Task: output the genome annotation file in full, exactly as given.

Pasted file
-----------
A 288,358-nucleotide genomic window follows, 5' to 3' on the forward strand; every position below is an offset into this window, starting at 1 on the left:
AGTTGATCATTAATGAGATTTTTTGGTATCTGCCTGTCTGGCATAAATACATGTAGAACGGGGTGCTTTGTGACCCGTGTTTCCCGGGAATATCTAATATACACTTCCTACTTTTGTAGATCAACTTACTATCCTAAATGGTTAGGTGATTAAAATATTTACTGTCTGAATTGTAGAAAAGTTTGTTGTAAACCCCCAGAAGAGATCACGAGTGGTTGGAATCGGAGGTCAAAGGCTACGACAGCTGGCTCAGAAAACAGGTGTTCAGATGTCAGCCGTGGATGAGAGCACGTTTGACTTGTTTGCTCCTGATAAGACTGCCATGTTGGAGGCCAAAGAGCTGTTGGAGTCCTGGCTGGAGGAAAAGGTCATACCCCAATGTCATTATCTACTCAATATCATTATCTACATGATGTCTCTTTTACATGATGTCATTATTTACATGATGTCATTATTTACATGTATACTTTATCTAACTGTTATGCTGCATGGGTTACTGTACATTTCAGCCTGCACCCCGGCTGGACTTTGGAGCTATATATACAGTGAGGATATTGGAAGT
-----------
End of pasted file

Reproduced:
A 288,358-nucleotide genomic window follows, 5' to 3' on the forward strand; every position below is an offset into this window, starting at 1 on the left:
AGTTGATCATTAATGAGATTTTTTGGTATCTGCCTGTCTGGCATAAATACATGTAGAACGGGGTGCTTTGTGACCCGTGTTTCCCGGGAATATCTAATATACACTTCCTACTTTTGTAGATCAACTTACTATCCTAAATGGTTAGGTGATTAAAATATTTACTGTCTGAATTGTAGAAAAGTTTGTTGTAAACCCCCAGAAGAGATCACGAGTGGTTGGAATCGGAGGTCAAAGGCTACGACAGCTGGCTCAGAAAACAGGTGTTCAGATGTCAGCCGTGGATGAGAGCACGTTTGACTTGTTTGCTCCTGATAAGACTGCCATGTTGGAGGCCAAAGAGCTGTTGGAGTCCTGGCTGGAGGAAAAGGTCATACCCCAATGTCATTATCTACTCAATATCATTATCTACATGATGTCTCTTTTACATGATGTCATTATTTACATGATGTCATTATTTACATGTATACTTTATCTAACTGTTATGCTGCATGGGTTACTGTACATTTCAGCCTGCACCCCGGCTGGACTTTGGAGCTATATATACAGTGAGGATATTGGAAGT